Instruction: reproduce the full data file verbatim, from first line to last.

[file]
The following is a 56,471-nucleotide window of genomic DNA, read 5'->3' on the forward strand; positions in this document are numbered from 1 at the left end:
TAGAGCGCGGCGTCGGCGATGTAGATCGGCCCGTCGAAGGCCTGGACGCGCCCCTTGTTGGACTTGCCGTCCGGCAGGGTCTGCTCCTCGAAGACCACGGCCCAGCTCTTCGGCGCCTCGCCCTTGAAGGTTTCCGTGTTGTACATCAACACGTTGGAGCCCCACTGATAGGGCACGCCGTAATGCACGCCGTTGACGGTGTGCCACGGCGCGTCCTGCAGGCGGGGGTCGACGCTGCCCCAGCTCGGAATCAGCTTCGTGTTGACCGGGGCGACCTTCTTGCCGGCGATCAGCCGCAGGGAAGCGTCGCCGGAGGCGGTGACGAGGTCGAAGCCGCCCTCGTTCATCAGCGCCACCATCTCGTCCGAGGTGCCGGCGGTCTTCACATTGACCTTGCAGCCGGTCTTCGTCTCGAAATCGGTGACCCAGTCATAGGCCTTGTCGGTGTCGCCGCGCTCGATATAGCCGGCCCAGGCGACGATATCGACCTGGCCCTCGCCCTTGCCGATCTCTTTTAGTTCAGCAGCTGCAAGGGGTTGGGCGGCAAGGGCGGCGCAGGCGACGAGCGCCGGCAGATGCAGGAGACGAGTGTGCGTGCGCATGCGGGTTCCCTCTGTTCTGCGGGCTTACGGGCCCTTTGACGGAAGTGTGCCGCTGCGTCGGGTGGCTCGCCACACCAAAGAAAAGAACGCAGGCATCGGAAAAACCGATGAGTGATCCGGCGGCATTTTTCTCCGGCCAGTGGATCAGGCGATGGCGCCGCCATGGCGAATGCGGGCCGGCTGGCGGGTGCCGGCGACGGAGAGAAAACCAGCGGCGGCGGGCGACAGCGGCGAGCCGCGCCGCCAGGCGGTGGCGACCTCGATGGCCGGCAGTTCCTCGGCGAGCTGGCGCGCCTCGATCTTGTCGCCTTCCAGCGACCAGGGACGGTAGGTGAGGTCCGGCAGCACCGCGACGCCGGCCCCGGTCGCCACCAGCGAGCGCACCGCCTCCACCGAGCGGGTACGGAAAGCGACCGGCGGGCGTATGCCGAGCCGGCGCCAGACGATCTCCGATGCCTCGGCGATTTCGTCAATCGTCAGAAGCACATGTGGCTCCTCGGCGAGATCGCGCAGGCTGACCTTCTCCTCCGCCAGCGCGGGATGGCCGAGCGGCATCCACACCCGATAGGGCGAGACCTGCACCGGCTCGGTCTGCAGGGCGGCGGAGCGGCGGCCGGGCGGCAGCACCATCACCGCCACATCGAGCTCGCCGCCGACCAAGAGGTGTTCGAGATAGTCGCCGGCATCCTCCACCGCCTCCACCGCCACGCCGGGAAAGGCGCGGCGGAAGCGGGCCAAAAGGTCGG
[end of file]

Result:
The following is a 56,471-nucleotide window of genomic DNA, read 5'->3' on the forward strand; positions in this document are numbered from 1 at the left end:
TAGAGCGCGGCGTCGGCGATGTAGATCGGCCCGTCGAAGGCCTGGACGCGCCCCTTGTTGGACTTGCCGTCCGGCAGGGTCTGCTCCTCGAAGACCACGGCCCAGCTCTTCGGCGCCTCGCCCTTGAAGGTTTCCGTGTTGTACATCAACACGTTGGAGCCCCACTGATAGGGCACGCCGTAATGCACGCCGTTGACGGTGTGCCACGGCGCGTCCTGCAGGCGGGGGTCGACGCTGCCCCAGCTCGGAATCAGCTTCGTGTTGACCGGGGCGACCTTCTTGCCGGCGATCAGCCGCAGGGAAGCGTCGCCGGAGGCGGTGACGAGGTCGAAGCCGCCCTCGTTCATCAGCGCCACCATCTCGTCCGAGGTGCCGGCGGTCTTCACATTGACCTTGCAGCCGGTCTTCGTCTCGAAATCGGTGACCCAGTCATAGGCCTTGTCGGTGTCGCCGCGCTCGATATAGCCGGCCCAGGCGACGATATCGACCTGGCCCTCGCCCTTGCCGATCTCTTTTAGTTCAGCAGCTGCAAGGGGTTGGGCGGCAAGGGCGGCGCAGGCGACGAGCGCCGGCAGATGCAGGAGACGAGTGTGCGTGCGCATGCGGGTTCCCTCTGTTCTGCGGGCTTACGGGCCCTTTGACGGAAGTGTGCCGCTGCGTCGGGTGGCTCGCCACACCAAAGAAAAGAACGCAGGCATCGGAAAAACCGATGAGTGATCCGGCGGCATTTTTCTCCGGCCAGTGGATCAGGCGATGGCGCCGCCATGGCGAATGCGGGCCGGCTGGCGGGTGCCGGCGACGGAGAGAAAACCAGCGGCGGCGGGCGACAGCGGCGAGCCGCGCCGCCAGGCGGTGGCGACCTCGATGGCCGGCAGTTCCTCGGCGAGCTGGCGCGCCTCGATCTTGTCGCCTTCCAGCGACCAGGGACGGTAGGTGAGGTCCGGCAGCACCGCGACGCCGGCCCCGGTCGCCACCAGCGAGCGCACCGCCTCCACCGAGCGGGTACGGAAAGCGACCGGCGGGCGTATGCCGAGCCGGCGCCAGACGATCTCCGATGCCTCGGCGATTTCGTCAATCGTCAGAAGCACATGTGGCTCCTCGGCGAGATCGCGCAGGCTGACCTTCTCCTCCGCCAGCGCGGGATGGCCGAGCGGCATCCACACCCGATAGGGCGAGACCTGCACCGGCTCGGTCTGCAGGGCGGCGGAGCGGCGGCCGGGCGGCAGCACCATCACCGCCACATCGAGCTCGCCGCCGACCAAGAGGTGTTCGAGATAGTCGCCGGCATCCTCCACCGCCTCCACCGCCACGCCGGGAAAGGCGCGGCGGAAGCGGGCCAAAAGGTCGG